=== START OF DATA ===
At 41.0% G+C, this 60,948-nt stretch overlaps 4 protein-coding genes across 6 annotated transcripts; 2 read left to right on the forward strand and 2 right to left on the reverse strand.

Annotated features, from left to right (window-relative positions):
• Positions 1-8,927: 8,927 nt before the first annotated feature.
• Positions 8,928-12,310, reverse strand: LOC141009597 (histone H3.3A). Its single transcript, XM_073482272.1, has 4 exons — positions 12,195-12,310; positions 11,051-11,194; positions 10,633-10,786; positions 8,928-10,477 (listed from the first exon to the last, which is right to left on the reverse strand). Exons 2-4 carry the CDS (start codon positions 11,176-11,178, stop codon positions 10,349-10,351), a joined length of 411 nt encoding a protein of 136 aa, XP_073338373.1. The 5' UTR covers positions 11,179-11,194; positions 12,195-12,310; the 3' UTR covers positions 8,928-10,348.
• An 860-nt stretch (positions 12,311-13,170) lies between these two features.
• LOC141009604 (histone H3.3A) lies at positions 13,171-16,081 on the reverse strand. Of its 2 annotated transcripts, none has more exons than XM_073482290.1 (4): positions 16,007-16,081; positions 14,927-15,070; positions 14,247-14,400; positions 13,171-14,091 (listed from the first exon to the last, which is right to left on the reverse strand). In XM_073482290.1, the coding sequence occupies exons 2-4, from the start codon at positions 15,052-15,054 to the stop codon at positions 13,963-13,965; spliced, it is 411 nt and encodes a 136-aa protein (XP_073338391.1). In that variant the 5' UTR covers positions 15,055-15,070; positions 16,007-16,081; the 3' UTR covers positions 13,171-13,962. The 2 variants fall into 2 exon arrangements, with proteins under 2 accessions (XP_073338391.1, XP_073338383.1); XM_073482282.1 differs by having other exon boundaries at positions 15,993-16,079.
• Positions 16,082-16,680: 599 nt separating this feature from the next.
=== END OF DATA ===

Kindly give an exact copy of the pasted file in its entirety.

At 41.0% G+C, this 60,948-nt stretch overlaps 4 protein-coding genes across 6 annotated transcripts; 2 read left to right on the forward strand and 2 right to left on the reverse strand.

Annotated features, from left to right (window-relative positions):
• Positions 1-8,927: 8,927 nt before the first annotated feature.
• Positions 8,928-12,310, reverse strand: LOC141009597 (histone H3.3A). Its single transcript, XM_073482272.1, has 4 exons — positions 12,195-12,310; positions 11,051-11,194; positions 10,633-10,786; positions 8,928-10,477 (listed from the first exon to the last, which is right to left on the reverse strand). Exons 2-4 carry the CDS (start codon positions 11,176-11,178, stop codon positions 10,349-10,351), a joined length of 411 nt encoding a protein of 136 aa, XP_073338373.1. The 5' UTR covers positions 11,179-11,194; positions 12,195-12,310; the 3' UTR covers positions 8,928-10,348.
• An 860-nt stretch (positions 12,311-13,170) lies between these two features.
• LOC141009604 (histone H3.3A) lies at positions 13,171-16,081 on the reverse strand. Of its 2 annotated transcripts, none has more exons than XM_073482290.1 (4): positions 16,007-16,081; positions 14,927-15,070; positions 14,247-14,400; positions 13,171-14,091 (listed from the first exon to the last, which is right to left on the reverse strand). In XM_073482290.1, the coding sequence occupies exons 2-4, from the start codon at positions 15,052-15,054 to the stop codon at positions 13,963-13,965; spliced, it is 411 nt and encodes a 136-aa protein (XP_073338391.1). In that variant the 5' UTR covers positions 15,055-15,070; positions 16,007-16,081; the 3' UTR covers positions 13,171-13,962. The 2 variants fall into 2 exon arrangements, with proteins under 2 accessions (XP_073338391.1, XP_073338383.1); XM_073482282.1 differs by having other exon boundaries at positions 15,993-16,079.
• Positions 16,082-16,680: 599 nt separating this feature from the next.